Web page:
As Great a Guy as Connor Barwin Is, His Release Was Necessary for Eagles

These are the moves that are hardest to make. And the moves you have to make.

I can't remember an athlete coming through town over the years who more naturally and genuinely and passionately became a Philadelphian. 

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Connor Barwin's love for our city, and his tireless energy in raising money to fund projects that really made a difference in the South Philly neighborhoods within a few miles of the sports complex is unprecedented.

There's really never been anyone like him.

He didn't just talk about it, he rolled up his sleeves and organized and ran meetings and raised money and held concerts and truly made a difference in the community he lived in.

And that's rare. 

It's also totally irrelevant when it comes to trying to build a winning football team.

And that's why this business is so tough and why when you're running a football team you have to be bloodless.

You just can't let your emotions control your decisions.

And that's why today is a sad day in Eagles history but also an important day in Eagles history.

Barwin spent four seasons here, piled up 31 1/2 sacks, never missed a game and even made his first Pro Bowl in 2014 as an outside linebacker.

He also turned 30 in October, had only five sacks playing out of position at defensive end last year, and generally looked like he didn't fit into what defensive coordinator Jim Schwartz wants to do.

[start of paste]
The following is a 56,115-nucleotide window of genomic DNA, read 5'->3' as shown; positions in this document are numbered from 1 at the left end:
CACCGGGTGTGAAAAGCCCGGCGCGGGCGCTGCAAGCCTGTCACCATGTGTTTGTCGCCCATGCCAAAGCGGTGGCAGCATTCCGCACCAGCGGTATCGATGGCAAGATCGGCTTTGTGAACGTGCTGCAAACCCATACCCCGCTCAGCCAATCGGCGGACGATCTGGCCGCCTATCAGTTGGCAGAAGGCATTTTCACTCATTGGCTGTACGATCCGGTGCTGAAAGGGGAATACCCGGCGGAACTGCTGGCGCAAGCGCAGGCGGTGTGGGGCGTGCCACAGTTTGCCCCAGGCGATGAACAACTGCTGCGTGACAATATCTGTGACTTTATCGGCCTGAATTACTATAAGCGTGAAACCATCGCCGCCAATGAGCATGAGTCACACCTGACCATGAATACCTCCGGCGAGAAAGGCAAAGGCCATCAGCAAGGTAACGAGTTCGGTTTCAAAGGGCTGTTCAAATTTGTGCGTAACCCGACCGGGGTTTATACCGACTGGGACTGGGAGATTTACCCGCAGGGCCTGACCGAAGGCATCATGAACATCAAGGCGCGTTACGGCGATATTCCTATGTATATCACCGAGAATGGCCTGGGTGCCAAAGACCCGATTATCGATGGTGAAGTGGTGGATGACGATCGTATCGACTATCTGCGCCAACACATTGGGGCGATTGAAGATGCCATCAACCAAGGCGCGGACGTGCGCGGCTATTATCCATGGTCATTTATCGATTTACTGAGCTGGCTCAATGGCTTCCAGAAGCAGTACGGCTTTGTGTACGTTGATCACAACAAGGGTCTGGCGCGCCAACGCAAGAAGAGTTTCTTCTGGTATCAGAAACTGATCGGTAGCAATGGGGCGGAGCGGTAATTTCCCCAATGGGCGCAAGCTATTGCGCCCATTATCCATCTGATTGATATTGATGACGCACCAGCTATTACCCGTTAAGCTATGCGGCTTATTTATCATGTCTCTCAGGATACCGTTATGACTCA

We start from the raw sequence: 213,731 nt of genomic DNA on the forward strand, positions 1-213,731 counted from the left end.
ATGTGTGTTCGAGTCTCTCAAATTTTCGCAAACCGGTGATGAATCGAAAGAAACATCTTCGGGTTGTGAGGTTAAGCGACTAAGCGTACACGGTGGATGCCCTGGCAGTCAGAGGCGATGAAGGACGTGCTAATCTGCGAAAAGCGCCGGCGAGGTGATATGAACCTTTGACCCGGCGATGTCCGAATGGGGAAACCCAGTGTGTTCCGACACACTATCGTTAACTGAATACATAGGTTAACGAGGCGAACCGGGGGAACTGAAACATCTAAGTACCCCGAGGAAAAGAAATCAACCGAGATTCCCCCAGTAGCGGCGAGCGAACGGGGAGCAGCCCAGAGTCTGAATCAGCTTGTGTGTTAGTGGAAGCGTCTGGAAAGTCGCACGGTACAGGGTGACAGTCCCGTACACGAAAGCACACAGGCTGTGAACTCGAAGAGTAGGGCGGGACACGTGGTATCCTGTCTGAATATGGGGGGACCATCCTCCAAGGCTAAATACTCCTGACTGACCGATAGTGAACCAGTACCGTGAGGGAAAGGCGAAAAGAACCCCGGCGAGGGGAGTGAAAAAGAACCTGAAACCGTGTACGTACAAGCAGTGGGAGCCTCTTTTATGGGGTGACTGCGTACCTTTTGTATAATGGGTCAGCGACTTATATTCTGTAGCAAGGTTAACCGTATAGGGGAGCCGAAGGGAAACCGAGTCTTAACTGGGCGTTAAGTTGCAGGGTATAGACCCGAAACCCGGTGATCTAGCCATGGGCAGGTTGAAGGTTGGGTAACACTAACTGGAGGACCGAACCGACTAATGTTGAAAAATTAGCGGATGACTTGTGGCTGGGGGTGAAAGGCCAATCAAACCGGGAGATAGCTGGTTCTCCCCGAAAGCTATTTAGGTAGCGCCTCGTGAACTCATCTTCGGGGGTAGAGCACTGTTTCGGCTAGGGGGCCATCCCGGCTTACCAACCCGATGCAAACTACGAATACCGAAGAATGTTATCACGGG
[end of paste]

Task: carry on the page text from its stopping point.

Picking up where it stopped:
By releasing Barwin Thursday morning, the Eagles cleared $7.75 million in cap room (see story). Considering they had only about $6.2 million available when the day began, that's huge.

It's tough. I guarantee you Doug Pederson, Howie Roseman and Jeff Lurie dreaded this day. Say what you want about them, they're all good guys and they genuinely care about the people who come through the NovaCare Complex entrance.

But this is a team that hasn't won a playoff game in eight years, and the people running the franchise have to be focused on infusing the roster with talent and not keeping around players because they're good guys and make a difference in the community and build playgrounds.

Harsh. But true. It's a tough business, but it's a business and you can't lose sight of that.

I think this is the toughest thing for coaches and GMs to do. You build relationships, you have incredible respect for people, they play their hearts out for you, you admire them, you get to know their families ... and then you cut them.

One of the reasons the Eagles had so much success from 2000 through 2008 was Andy Reid's refusal to make roster decisions based on how popular a player was or what a good guy he was or how much of an impact he had made in Philly or how much Big Red liked him.

You have to cold-blooded. And if that means cutting ties with Troy Vincent, Brian Mitchell, Brian Westbrook, Jeremiah Trotter, Donovan McNabb or Jon Runyan, he did not hesitate.

To compete at an elite level in the NFL, you need superstars. You need playmakers. And to acquire them you need to either draft them or sign them. And to sign them you need money. Lots of it. And without moves like this, the Eagles simply would not have enough cap space to be competitive.

So it's a sad day but also an encouraging day.

Because nobody wanted to see Barwin go. Heck, I certainly didn't. Not many Eagles I can hang out with at the XPoNential Festival or chat with at their locker about the new Kurt Vile record or War on Drugs tour dates.

But if you're an Eagles fan, you have to be encouraged and maybe a little relieved to see that the Eagles are willing to make these tough decisions that they don't want to make but must make.

And this won't be the last one.

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